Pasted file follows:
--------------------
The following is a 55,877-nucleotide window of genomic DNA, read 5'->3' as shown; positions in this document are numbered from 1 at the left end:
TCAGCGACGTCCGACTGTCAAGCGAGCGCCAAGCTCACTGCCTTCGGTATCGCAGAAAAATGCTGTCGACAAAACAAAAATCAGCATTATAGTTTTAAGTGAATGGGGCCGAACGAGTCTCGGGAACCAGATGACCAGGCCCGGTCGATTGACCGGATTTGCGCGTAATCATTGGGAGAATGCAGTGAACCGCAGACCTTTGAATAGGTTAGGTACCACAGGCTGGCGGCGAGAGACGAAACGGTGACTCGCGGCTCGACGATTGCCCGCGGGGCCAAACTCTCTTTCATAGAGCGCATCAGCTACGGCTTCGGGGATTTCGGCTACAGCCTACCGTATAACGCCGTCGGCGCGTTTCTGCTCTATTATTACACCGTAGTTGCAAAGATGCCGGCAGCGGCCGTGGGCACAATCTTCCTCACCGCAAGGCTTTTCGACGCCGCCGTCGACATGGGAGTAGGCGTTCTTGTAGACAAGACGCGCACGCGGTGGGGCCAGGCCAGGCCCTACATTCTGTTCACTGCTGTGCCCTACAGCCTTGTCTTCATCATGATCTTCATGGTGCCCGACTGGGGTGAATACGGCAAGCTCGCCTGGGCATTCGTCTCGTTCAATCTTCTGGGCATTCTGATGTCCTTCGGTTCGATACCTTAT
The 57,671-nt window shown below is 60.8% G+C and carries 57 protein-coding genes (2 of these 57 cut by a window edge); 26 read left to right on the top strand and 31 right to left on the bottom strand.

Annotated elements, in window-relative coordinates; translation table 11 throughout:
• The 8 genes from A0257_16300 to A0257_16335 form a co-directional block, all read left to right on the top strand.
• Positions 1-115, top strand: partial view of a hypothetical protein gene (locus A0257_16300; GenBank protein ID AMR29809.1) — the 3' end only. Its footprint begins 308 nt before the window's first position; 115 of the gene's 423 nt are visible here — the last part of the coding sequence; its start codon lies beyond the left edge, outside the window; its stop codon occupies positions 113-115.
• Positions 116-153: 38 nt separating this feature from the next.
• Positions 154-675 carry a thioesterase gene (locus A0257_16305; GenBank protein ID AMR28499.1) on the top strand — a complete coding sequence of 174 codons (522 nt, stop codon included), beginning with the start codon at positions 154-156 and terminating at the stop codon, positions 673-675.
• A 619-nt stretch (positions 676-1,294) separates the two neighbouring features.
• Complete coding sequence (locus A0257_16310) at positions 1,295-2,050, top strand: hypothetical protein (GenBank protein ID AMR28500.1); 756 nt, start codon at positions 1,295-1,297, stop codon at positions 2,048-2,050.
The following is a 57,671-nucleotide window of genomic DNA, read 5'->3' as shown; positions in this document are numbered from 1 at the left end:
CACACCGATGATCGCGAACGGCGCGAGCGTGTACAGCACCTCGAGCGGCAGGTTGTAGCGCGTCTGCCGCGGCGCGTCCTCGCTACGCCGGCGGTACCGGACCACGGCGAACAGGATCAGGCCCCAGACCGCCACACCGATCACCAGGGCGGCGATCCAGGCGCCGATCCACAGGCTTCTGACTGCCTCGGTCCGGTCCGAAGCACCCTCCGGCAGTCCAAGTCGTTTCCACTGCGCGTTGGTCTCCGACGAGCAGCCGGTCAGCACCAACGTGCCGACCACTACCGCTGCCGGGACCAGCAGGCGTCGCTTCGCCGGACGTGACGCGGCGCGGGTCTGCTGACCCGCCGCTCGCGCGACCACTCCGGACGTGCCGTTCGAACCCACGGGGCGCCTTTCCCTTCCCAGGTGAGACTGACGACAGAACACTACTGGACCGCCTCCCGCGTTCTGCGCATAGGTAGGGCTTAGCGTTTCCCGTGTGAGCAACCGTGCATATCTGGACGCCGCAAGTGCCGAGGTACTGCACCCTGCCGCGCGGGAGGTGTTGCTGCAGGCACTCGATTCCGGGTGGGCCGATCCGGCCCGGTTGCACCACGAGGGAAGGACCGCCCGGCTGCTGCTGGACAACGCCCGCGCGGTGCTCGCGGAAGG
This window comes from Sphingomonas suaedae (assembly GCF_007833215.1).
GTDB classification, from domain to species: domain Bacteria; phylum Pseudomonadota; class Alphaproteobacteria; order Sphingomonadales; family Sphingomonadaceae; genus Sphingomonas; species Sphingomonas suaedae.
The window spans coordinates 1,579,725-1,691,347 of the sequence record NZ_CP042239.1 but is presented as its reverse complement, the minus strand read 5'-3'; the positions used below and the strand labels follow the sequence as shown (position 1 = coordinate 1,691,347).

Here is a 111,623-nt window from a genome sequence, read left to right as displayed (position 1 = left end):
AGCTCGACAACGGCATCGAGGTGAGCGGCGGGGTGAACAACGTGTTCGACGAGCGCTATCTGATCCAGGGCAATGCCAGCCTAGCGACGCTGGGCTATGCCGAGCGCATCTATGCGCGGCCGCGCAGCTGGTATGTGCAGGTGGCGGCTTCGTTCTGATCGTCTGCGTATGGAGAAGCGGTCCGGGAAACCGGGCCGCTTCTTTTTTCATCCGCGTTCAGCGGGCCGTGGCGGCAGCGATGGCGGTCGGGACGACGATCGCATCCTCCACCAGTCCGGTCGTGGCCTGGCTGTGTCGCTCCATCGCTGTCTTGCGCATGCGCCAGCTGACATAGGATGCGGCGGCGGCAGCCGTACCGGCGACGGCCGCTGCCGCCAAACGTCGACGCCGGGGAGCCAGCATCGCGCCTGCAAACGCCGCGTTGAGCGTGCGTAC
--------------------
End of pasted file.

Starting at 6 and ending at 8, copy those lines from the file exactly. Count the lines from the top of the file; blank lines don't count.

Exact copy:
• Positions 1-115, top strand: partial view of a hypothetical protein gene (locus A0257_16300; GenBank protein ID AMR29809.1) — the 3' end only. Its footprint begins 308 nt before the window's first position; 115 of the gene's 423 nt are visible here — the last part of the coding sequence; its start codon lies beyond the left edge, outside the window; its stop codon occupies positions 113-115.
• Positions 116-153: 38 nt separating this feature from the next.
• Positions 154-675 carry a thioesterase gene (locus A0257_16305; GenBank protein ID AMR28499.1) on the top strand — a complete coding sequence of 174 codons (522 nt, stop codon included), beginning with the start codon at positions 154-156 and terminating at the stop codon, positions 673-675.